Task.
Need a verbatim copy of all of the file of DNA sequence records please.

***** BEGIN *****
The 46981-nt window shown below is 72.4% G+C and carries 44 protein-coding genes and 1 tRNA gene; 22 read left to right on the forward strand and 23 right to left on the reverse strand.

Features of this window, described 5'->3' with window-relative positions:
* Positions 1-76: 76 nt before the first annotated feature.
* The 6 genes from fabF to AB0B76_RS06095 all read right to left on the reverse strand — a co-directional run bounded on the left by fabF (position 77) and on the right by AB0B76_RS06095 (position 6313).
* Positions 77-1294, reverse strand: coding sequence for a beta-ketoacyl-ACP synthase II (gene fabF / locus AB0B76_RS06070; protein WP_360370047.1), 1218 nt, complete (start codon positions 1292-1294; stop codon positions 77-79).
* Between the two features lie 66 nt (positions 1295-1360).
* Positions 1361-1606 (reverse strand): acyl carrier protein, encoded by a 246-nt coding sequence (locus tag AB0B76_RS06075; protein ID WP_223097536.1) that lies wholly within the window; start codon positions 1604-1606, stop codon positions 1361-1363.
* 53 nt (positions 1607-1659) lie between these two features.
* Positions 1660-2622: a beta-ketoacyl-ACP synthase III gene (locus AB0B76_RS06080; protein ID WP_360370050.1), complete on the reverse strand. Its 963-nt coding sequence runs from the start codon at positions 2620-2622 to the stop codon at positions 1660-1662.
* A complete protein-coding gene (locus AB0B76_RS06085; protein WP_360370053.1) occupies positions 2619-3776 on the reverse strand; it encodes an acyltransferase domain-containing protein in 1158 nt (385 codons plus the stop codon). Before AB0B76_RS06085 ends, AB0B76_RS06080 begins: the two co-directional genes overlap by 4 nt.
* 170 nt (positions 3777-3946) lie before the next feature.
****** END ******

The 46981-nt window shown below is 72.4% G+C and carries 44 protein-coding genes and 1 tRNA gene; 22 read left to right on the forward strand and 23 right to left on the reverse strand.

Features of this window, described 5'->3' with window-relative positions:
* Positions 1-76: 76 nt before the first annotated feature.
* The 6 genes from fabF to AB0B76_RS06095 all read right to left on the reverse strand — a co-directional run bounded on the left by fabF (position 77) and on the right by AB0B76_RS06095 (position 6313).
* Positions 77-1294, reverse strand: coding sequence for a beta-ketoacyl-ACP synthase II (gene fabF / locus AB0B76_RS06070; protein WP_360370047.1), 1218 nt, complete (start codon positions 1292-1294; stop codon positions 77-79).
* Between the two features lie 66 nt (positions 1295-1360).
* Positions 1361-1606 (reverse strand): acyl carrier protein, encoded by a 246-nt coding sequence (locus tag AB0B76_RS06075; protein ID WP_223097536.1) that lies wholly within the window; start codon positions 1604-1606, stop codon positions 1361-1363.
* 53 nt (positions 1607-1659) lie between these two features.
* Positions 1660-2622: a beta-ketoacyl-ACP synthase III gene (locus AB0B76_RS06080; protein ID WP_360370050.1), complete on the reverse strand. Its 963-nt coding sequence runs from the start codon at positions 2620-2622 to the stop codon at positions 1660-1662.
* A complete protein-coding gene (locus AB0B76_RS06085; protein WP_360370053.1) occupies positions 2619-3776 on the reverse strand; it encodes an acyltransferase domain-containing protein in 1158 nt (385 codons plus the stop codon). Before AB0B76_RS06085 ends, AB0B76_RS06080 begins: the two co-directional genes overlap by 4 nt.
* 170 nt (positions 3777-3946) lie before the next feature.